On January 23rd, I will be presenting at a workshop on invasive species – and the fish I am showcasing is the Weather Loach (Misgurnus anguillicaudatus). Weather Loaches are related to minnows and suckers, but most will agree that they look more eel-like with their elongated bodies. There are other types of loaches, the most commonly seen in the pet trade are the Botia species and of course the Kuhli Loach. They all have a fringe of barbels around their mouths – not unlike that of like catfishes.

    Most loach species in the pet trade are tropical and pose little threat to our waterways, however, European and North Asian loach species can tolerate cool water and will survive here if released.

    IMG_5358bWeather Loaches are popular aquarium pets and also are cultured for food by some people. They are known to have survived in garden ponds in Canada, and escapees have established populations in streams in Washington. Others have escaped from commercial fish farms and have established breeding populations in many countries. Some countries now have banned Weather Loaches because of the risk to aquatic ecosystems – permits are needed to keep a related species (Misgurnus fossilis) in England. If only we could be so proactive regarding high-risk exotic species in the pet trade.

    IMG_5334bWeather Loaches are unique among BC fishes since they are superficially eel-like in shape, but have barbels like a catfish. The body, which can reach 24 cm in length, is oval to almost square in cross section, and is golden-yellow with various amounts of darker brown mottling. Sometimes the mottled pattern coalesces into weakly defined stripes. Body scales are minute and embedded in thick skin. The head terminates in a small, almost tubular mouth that is surrounded by a fringe of 10 fine barbels. The eyes are small relative to the head, and a blade-like spine (which normally is retracted) is present just below the eye. This spine is sharp and may be extended for defense when loaches are captured by predators (or fish enthusiasts).

    Weather Loaches eat aquatic insect (chironomid) larvae, worms, molluscs, amphipods, and cladocera (nicknamed “water fleas”), and live in shallows of lakes, ponds, rivers, and swamps. They usually are collected over softer substrates like sand, silt, and mud in slow-flowing water. They use leaf litter and aquatic or emergent vegetation as cover, and will lie stationary with only the head protruding from shelter. Weather Loaches “comb” the river or lake bed for edible material and expel silt and mud out of their gills. The barbels taste the food hidden in the muck.

    Weather Loaches are active at night, tolerate cold water, and survive in low oxygen conditions by swallowing air from the surface. The ingested air is forced through the gut. Oxygen is absorbed through the intestine lining, and bubbles of remaining air and carbon dioxide are passed out the anus. The excess gas is forced out when the fish flexes its body in a tight curve. They also can breathe through their skin.

    MAP1Weather Loaches are found from eastern Asia, from the Tugur, and Amur rivers, Sakhalin Island, and south to Korea, Japan, Taiwan, Vietnam, Thailand, and Burma. They also are known from introduced populations in the Philippines, Mexico, Australia, Palau, and isolated ponds in Germany, Italy, the Aral Sea basin, and England. Populations of Weather Loaches also are established in Tennessee, Florida, Michigan, Illinois, California, Oregon, Idaho, and Hawai’i.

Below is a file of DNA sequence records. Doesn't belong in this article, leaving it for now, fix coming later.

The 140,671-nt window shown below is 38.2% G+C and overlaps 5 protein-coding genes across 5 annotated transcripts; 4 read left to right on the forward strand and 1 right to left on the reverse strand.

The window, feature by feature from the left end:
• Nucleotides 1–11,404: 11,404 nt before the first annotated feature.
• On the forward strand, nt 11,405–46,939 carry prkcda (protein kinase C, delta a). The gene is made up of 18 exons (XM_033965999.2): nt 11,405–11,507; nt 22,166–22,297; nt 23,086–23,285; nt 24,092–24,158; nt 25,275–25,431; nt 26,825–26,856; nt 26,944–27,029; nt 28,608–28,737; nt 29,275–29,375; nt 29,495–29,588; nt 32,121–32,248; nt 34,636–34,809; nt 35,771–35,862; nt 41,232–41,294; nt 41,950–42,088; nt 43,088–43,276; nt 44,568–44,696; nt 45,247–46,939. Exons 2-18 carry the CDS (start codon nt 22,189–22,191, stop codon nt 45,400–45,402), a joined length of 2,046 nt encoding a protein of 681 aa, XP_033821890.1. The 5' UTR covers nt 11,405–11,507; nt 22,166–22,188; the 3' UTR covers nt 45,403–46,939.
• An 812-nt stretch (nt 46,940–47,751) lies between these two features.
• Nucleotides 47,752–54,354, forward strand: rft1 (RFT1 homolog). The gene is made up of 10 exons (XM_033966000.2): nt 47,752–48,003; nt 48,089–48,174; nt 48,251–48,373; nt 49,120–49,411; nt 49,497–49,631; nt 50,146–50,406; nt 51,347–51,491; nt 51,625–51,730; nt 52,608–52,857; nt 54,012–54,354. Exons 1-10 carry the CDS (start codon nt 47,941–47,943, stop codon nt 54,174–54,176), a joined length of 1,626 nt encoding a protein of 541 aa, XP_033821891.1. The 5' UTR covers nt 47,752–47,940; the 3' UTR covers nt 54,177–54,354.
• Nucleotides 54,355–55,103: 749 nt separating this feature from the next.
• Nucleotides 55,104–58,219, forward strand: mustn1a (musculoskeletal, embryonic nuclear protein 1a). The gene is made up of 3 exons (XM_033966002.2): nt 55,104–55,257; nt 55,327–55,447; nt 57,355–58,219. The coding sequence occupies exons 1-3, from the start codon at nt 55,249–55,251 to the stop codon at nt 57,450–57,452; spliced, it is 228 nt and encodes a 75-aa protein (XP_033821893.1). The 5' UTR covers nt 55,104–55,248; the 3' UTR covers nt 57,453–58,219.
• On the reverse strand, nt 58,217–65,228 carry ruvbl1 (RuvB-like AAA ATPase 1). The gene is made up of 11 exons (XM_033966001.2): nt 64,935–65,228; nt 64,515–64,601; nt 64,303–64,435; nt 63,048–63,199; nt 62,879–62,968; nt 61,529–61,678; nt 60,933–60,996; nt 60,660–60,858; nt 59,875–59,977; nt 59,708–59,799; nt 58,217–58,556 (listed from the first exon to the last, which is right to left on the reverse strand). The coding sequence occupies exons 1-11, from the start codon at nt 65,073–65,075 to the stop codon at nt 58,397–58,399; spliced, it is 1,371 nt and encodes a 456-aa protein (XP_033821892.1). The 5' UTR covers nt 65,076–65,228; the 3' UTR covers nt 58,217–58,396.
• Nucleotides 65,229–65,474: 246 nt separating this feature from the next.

Weather Loaches were found in the summer of 2008 in the Alouette River system on the Lower Mainland, although rumours of their presence near Chilliwack date back to 2003. In 2009, 2 were caught, and in 2010, 22 were caught, with fishes ranging from 123 mm to 205 mm in length. The size range of fishes caught in the Alouette River system suggests that several age classes of Weather Loach are here and they may already be breeding in British Columbia. It is likely that the species will spread in the sluggish streams of the lower mainland in British Columbia. In Washington, most specimens are from independent releases of one or only a few fishes and they fail to establish breeding populations (e.g., Jovita Creek, and Tulalip Creek), but unfortunately, several specimens now are known from Lake Washington and its tributaries and so it is likely that a breeding population exists there.

    Weather Loaches spawn in spring on silt to mud substrates and in beds of aquatic vegetation. Males and females swim around the fertilised egg mass until it is covered with a layer of silt, and then abandon the site. Eggs hatch in a few weeks and the young loaches bury in the muddy substrate.

    Weather Loaches are able to move across land during wet conditions and so could transfer between headwaters of closely-spaced drainage basins. Because of their cold water tolerance, Weather Loaches commonly are sold as scavengers for goldfish tanks (marketed as Weather Loaches, Dojo Loaches, and Golden Dojo Loaches). Any Weather Loaches in North America should stay in captivity as long as they are alive, and given their ability to move across land, should never be kept in garden ponds. The source of Weather Loaches in British Columbia is unknown. They may have been released here in an attempt to produce a local population for harvest, either for bait or human consumption. While the fish themselves may seem innocuous, they are known to carry Birnavirus (LV1), which is related to pancreatic necrosis in salmonids, and they carry parasites which could survive and transfer to native fishes. Please think before releasing any fish from captivity – and then take your fish back to a pet shop. In doing so, you’ll be protecting BC’s native flora and fauna.

    Dr. Gavin Hanke

    Natural History

    Curator of Vertebrate Zoology

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